A 73-year-old male patient presented with upper gastrointestinal bleeding. The reason was an arterial hemorrhage from a duodenal tumor that could only be stopped by an angiographic intervention. In the further staging, there was evidence for a neuroendocrine carcinoma of the pancreatic head with infiltration of the duodenum and hepatic metastases. Due to good differentiation (G1) a systemic biotherapy with octreotide LAR was induced. After recurrent bleeding with arrosion of a branch of the superior mesenteric artery, a duodenum-preserving pancreatic head resection was performed. Afterwards, the systemic therapy was changed to a palliative chemotherapy with streptozotocin and 5-fluorouracil due to local progression of the disease and a Ki-67 index of 4% in the primary tumor.
In about 0.7% of patients with neuroendocrine tumors, the lesion is located in the pancreas. At this site these entities are very heterogeneous. The majority are nonfunctional tumors without secretion of bioactive substances and the associated symptoms. About 60% of the patients present with advanced metastasized disease. The therapy depends on the local spread and histological grading as well as symptoms of the patient. The only curative option represents surgical resection. However, even in a palliative situation, there can be benefit for the patient in case of a tumor mass reduction of > 90%. Alternative therapies in the palliative situation are somatostatin analogs, a classic systemic chemotherapy, or locoregional interventional procedures.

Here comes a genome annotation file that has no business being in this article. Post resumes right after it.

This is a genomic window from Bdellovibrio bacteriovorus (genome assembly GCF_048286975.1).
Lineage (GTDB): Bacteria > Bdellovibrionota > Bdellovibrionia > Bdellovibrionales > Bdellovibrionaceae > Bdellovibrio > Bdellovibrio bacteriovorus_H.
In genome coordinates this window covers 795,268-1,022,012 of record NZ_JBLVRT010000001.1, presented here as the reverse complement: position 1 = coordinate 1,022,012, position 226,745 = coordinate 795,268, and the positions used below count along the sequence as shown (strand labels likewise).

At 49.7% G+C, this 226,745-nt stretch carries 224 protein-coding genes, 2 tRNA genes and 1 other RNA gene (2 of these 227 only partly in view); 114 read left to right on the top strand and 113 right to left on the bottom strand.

[Fulminant duodenal bleeding as first manifestation of a neuroendocrine carcinoma of the pancreatic head]